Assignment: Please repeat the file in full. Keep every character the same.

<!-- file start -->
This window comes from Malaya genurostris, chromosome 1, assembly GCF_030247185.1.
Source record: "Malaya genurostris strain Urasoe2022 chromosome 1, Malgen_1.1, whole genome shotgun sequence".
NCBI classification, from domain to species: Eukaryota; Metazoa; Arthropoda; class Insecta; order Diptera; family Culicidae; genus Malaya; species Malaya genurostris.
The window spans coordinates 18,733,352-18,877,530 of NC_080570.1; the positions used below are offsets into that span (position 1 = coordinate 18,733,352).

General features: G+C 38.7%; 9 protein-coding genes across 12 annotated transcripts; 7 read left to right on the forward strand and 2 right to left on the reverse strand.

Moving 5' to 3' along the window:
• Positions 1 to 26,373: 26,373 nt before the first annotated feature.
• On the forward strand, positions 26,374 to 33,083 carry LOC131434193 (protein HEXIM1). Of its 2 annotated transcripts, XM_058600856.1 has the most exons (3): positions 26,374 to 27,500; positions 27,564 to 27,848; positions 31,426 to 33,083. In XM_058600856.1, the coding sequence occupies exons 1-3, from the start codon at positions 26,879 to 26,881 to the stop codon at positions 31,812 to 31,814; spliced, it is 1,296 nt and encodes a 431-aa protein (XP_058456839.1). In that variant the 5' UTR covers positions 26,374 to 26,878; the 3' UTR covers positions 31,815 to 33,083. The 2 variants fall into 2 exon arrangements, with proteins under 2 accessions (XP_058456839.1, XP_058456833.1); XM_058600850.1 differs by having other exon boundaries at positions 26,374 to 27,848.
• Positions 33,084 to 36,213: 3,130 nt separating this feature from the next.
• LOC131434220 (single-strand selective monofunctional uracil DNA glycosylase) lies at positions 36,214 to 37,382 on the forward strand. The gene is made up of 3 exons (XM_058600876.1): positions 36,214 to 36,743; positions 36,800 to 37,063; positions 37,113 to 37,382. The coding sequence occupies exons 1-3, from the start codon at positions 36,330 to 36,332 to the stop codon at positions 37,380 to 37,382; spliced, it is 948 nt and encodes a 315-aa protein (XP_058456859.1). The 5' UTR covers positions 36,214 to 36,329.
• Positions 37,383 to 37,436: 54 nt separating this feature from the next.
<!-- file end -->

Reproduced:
This window comes from Malaya genurostris, chromosome 1, assembly GCF_030247185.1.
Source record: "Malaya genurostris strain Urasoe2022 chromosome 1, Malgen_1.1, whole genome shotgun sequence".
NCBI classification, from domain to species: Eukaryota; Metazoa; Arthropoda; class Insecta; order Diptera; family Culicidae; genus Malaya; species Malaya genurostris.
The window spans coordinates 18,733,352-18,877,530 of NC_080570.1; the positions used below are offsets into that span (position 1 = coordinate 18,733,352).

General features: G+C 38.7%; 9 protein-coding genes across 12 annotated transcripts; 7 read left to right on the forward strand and 2 right to left on the reverse strand.

Moving 5' to 3' along the window:
• Positions 1 to 26,373: 26,373 nt before the first annotated feature.
• On the forward strand, positions 26,374 to 33,083 carry LOC131434193 (protein HEXIM1). Of its 2 annotated transcripts, XM_058600856.1 has the most exons (3): positions 26,374 to 27,500; positions 27,564 to 27,848; positions 31,426 to 33,083. In XM_058600856.1, the coding sequence occupies exons 1-3, from the start codon at positions 26,879 to 26,881 to the stop codon at positions 31,812 to 31,814; spliced, it is 1,296 nt and encodes a 431-aa protein (XP_058456839.1). In that variant the 5' UTR covers positions 26,374 to 26,878; the 3' UTR covers positions 31,815 to 33,083. The 2 variants fall into 2 exon arrangements, with proteins under 2 accessions (XP_058456839.1, XP_058456833.1); XM_058600850.1 differs by having other exon boundaries at positions 26,374 to 27,848.
• Positions 33,084 to 36,213: 3,130 nt separating this feature from the next.
• LOC131434220 (single-strand selective monofunctional uracil DNA glycosylase) lies at positions 36,214 to 37,382 on the forward strand. The gene is made up of 3 exons (XM_058600876.1): positions 36,214 to 36,743; positions 36,800 to 37,063; positions 37,113 to 37,382. The coding sequence occupies exons 1-3, from the start codon at positions 36,330 to 36,332 to the stop codon at positions 37,380 to 37,382; spliced, it is 948 nt and encodes a 315-aa protein (XP_058456859.1). The 5' UTR covers positions 36,214 to 36,329.
• Positions 37,383 to 37,436: 54 nt separating this feature from the next.